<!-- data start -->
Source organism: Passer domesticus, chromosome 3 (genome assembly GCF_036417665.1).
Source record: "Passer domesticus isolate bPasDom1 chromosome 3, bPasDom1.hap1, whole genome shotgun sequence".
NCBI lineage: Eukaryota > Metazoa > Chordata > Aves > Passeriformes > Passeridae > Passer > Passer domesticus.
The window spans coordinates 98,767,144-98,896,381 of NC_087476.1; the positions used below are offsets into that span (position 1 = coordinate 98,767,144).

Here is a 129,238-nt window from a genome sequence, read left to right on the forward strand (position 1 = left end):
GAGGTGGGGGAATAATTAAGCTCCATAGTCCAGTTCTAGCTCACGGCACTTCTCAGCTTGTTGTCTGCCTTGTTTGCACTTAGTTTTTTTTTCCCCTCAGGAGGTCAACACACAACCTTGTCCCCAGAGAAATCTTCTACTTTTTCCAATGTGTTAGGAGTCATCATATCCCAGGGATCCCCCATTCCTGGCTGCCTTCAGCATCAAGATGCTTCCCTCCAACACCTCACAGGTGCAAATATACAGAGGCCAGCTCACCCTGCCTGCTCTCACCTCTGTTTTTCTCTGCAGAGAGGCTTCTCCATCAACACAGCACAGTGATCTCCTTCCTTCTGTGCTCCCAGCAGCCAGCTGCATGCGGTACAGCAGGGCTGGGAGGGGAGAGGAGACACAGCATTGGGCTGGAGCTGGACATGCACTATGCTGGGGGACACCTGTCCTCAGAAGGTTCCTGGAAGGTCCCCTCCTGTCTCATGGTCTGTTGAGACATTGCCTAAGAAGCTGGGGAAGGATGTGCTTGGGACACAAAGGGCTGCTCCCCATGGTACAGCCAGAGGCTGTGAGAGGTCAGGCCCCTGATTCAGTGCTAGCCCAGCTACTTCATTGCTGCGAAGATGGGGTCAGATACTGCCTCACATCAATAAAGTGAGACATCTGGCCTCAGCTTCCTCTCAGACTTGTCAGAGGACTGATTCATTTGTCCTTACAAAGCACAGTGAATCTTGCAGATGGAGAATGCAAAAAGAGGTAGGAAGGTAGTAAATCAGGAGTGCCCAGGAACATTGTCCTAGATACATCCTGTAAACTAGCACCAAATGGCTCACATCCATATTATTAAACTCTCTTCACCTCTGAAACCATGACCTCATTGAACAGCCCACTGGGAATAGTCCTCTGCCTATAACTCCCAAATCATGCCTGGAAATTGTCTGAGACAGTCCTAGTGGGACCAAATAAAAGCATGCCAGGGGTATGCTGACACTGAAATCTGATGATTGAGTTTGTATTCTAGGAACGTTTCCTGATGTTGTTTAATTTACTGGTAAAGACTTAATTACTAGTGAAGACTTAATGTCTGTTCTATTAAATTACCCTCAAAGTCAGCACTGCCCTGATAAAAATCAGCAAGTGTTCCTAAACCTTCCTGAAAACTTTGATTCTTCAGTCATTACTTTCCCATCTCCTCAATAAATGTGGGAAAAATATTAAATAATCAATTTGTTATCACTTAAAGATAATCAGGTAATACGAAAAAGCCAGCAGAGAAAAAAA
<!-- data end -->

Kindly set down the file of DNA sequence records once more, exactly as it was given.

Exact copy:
Source organism: Passer domesticus, chromosome 3 (genome assembly GCF_036417665.1).
Source record: "Passer domesticus isolate bPasDom1 chromosome 3, bPasDom1.hap1, whole genome shotgun sequence".
NCBI lineage: Eukaryota > Metazoa > Chordata > Aves > Passeriformes > Passeridae > Passer > Passer domesticus.
The window spans coordinates 98,767,144-98,896,381 of NC_087476.1; the positions used below are offsets into that span (position 1 = coordinate 98,767,144).

Here is a 129,238-nt window from a genome sequence, read left to right on the forward strand (position 1 = left end):
GAGGTGGGGGAATAATTAAGCTCCATAGTCCAGTTCTAGCTCACGGCACTTCTCAGCTTGTTGTCTGCCTTGTTTGCACTTAGTTTTTTTTTCCCCTCAGGAGGTCAACACACAACCTTGTCCCCAGAGAAATCTTCTACTTTTTCCAATGTGTTAGGAGTCATCATATCCCAGGGATCCCCCATTCCTGGCTGCCTTCAGCATCAAGATGCTTCCCTCCAACACCTCACAGGTGCAAATATACAGAGGCCAGCTCACCCTGCCTGCTCTCACCTCTGTTTTTCTCTGCAGAGAGGCTTCTCCATCAACACAGCACAGTGATCTCCTTCCTTCTGTGCTCCCAGCAGCCAGCTGCATGCGGTACAGCAGGGCTGGGAGGGGAGAGGAGACACAGCATTGGGCTGGAGCTGGACATGCACTATGCTGGGGGACACCTGTCCTCAGAAGGTTCCTGGAAGGTCCCCTCCTGTCTCATGGTCTGTTGAGACATTGCCTAAGAAGCTGGGGAAGGATGTGCTTGGGACACAAAGGGCTGCTCCCCATGGTACAGCCAGAGGCTGTGAGAGGTCAGGCCCCTGATTCAGTGCTAGCCCAGCTACTTCATTGCTGCGAAGATGGGGTCAGATACTGCCTCACATCAATAAAGTGAGACATCTGGCCTCAGCTTCCTCTCAGACTTGTCAGAGGACTGATTCATTTGTCCTTACAAAGCACAGTGAATCTTGCAGATGGAGAATGCAAAAAGAGGTAGGAAGGTAGTAAATCAGGAGTGCCCAGGAACATTGTCCTAGATACATCCTGTAAACTAGCACCAAATGGCTCACATCCATATTATTAAACTCTCTTCACCTCTGAAACCATGACCTCATTGAACAGCCCACTGGGAATAGTCCTCTGCCTATAACTCCCAAATCATGCCTGGAAATTGTCTGAGACAGTCCTAGTGGGACCAAATAAAAGCATGCCAGGGGTATGCTGACACTGAAATCTGATGATTGAGTTTGTATTCTAGGAACGTTTCCTGATGTTGTTTAATTTACTGGTAAAGACTTAATTACTAGTGAAGACTTAATGTCTGTTCTATTAAATTACCCTCAAAGTCAGCACTGCCCTGATAAAAATCAGCAAGTGTTCCTAAACCTTCCTGAAAACTTTGATTCTTCAGTCATTACTTTCCCATCTCCTCAATAAATGTGGGAAAAATATTAAATAATCAATTTGTTATCACTTAAAGATAATCAGGTAATACGAAAAAGCCAGCAGAGAAAAAAA